In the US, every single men’s and women’s bathroom has an accessible stall in it (minus super small restaurants/bars and such). If you’re a parent out with a stroller, you use these.
In Singapore, with very few exceptions, there is one accessible bathroom near the regular bathrooms for both sexes. These are often poorly maintained, smelly, and just not somewhere you would want to be. Plus, they’re almost always full.
So what is a mom with a small bladder and a stroller to do?
The most common answer, and one that has taken me ages to adapt to…is to just park the stroller outside your stall, go in and close the door, and use the toilet. (Assuming you don’t have a maid/friend to whom you can pass the baby.) When I have both girls, I tell Ellie she’s “in charge” of Rhi, and I’m talking constantly to her.
It’s ironic, really, as I’m one of those parents who is constantly railing against fear-driven parenting. I know that predators are not prowling the bathrooms of Singapore hoping that a baby would be left unattended (and that other adults in the bathroom would let them take the baby without protest). But every time I do it (because there isn’t an accessible bathroom near, because I’ve been waiting over 10 minutes at the accessible bathroom and my bladder is close to bursting), I cringe.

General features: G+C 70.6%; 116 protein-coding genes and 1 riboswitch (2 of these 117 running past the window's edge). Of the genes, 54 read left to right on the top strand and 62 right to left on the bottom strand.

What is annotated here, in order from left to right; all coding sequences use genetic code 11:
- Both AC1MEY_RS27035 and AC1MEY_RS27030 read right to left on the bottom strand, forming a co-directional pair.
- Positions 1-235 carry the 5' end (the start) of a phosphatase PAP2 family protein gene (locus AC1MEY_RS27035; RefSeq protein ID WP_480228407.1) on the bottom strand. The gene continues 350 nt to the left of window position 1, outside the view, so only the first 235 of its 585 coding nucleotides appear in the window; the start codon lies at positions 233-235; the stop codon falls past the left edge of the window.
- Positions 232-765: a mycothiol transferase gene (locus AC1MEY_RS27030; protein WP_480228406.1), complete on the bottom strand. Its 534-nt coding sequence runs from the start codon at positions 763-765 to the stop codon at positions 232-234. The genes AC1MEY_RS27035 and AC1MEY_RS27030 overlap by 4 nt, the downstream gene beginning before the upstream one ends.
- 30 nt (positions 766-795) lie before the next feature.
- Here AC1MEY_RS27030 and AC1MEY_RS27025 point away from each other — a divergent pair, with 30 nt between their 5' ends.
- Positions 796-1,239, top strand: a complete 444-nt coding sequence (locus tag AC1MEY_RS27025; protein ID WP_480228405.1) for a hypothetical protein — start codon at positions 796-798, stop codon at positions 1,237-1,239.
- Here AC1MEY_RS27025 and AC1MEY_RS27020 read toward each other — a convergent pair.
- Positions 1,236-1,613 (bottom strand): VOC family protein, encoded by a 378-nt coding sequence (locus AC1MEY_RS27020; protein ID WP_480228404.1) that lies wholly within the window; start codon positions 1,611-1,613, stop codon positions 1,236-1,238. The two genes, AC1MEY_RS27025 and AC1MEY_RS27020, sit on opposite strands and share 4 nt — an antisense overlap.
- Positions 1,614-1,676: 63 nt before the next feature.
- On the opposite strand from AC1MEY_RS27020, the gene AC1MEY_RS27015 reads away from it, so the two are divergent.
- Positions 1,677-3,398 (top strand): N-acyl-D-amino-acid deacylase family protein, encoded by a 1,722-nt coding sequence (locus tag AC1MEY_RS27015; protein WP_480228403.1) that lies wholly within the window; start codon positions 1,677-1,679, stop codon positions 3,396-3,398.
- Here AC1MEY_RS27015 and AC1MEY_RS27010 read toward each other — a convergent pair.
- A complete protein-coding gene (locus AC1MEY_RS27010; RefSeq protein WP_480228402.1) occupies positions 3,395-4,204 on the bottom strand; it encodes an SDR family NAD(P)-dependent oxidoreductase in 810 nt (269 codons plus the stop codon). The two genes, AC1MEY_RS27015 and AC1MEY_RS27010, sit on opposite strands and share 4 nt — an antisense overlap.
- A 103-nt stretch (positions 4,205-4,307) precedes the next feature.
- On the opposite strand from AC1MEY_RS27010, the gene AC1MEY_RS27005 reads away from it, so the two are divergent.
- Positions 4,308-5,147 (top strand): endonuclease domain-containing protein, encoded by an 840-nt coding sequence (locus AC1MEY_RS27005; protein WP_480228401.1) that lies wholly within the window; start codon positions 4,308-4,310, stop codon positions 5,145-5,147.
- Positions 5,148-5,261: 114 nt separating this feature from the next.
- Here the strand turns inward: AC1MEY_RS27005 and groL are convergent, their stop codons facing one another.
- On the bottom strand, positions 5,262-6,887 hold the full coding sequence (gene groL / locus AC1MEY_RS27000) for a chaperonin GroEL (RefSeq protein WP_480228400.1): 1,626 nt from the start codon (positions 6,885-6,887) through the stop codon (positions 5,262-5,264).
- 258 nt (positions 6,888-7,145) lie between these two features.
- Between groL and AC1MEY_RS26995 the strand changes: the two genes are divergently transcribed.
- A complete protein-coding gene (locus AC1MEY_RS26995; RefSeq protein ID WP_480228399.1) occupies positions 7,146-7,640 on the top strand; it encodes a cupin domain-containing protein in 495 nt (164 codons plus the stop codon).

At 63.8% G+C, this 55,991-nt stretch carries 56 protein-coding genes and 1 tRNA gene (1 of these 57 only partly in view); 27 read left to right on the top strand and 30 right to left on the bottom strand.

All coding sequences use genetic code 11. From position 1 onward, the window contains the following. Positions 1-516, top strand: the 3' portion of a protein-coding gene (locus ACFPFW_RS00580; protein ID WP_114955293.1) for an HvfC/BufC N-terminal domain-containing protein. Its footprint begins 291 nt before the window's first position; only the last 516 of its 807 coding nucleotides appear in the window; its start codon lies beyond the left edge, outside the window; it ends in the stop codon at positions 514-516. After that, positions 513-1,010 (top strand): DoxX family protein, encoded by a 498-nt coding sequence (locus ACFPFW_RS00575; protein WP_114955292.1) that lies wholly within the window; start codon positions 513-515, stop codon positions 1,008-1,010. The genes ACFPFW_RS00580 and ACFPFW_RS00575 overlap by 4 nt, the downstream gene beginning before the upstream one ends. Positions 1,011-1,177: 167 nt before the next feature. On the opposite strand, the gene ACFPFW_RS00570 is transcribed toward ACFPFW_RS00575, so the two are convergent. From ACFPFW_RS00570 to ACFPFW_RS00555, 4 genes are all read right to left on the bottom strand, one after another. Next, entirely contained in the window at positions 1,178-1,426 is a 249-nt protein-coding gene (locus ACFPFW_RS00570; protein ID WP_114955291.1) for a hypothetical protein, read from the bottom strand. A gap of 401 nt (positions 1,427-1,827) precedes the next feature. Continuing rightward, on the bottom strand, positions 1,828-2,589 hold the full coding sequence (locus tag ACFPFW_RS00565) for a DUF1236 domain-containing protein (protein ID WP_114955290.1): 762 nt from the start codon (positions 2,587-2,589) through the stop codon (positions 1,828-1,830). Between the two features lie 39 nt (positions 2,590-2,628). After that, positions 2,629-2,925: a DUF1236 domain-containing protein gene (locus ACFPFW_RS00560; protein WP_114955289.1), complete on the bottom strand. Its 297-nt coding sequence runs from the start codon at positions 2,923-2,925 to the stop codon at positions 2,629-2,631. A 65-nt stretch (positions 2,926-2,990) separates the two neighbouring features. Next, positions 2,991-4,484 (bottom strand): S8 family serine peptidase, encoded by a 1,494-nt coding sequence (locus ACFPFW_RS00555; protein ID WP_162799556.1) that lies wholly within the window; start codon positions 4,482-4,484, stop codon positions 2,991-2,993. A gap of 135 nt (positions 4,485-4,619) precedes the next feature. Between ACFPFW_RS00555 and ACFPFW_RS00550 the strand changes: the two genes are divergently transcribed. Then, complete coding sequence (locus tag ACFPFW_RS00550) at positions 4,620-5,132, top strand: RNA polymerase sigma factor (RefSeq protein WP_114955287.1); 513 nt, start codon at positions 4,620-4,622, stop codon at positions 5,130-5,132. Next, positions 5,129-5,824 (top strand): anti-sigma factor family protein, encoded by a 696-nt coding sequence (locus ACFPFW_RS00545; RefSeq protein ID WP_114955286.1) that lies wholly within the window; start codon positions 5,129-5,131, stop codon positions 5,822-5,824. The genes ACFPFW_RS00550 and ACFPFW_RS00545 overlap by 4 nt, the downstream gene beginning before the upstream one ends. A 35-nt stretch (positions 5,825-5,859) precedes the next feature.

To be fair, my discomfort doesn’t stem from fear of predators. It stems from fear of other parents. I’ve read far too many stories about parents who have had the cops and child protective services on them for letting a baby sleep in the car for 3 minutes while they go into a free standing ATM, or walk 10 feet to pick up a pre-schooler (whom the school refuses to let walk the 10 feet to the car without a parent), or for any number of stupid not-child-abuse things. I think it is entirely plausible that I could have the cops called for ‘abandoning” my child outside a toilet stall in the US. When I was 7 or 8, I used to consider it a privlege to be left alone in the car with my book instead of having to trudge through grocery shopping. Of course, I was also a part time latchkey kid at 8. Both are considered bad parenting (if not outright illegal, depending on the state) now.
On the days when I’m feeling homesick, that’s the sort of thing about which I remind myself…the ways that American parenting can piss me off.
And even having said all of that, and knowing those things…it still kind of weirds me out.
Culture shock–after over 2 years, I’m still not over it.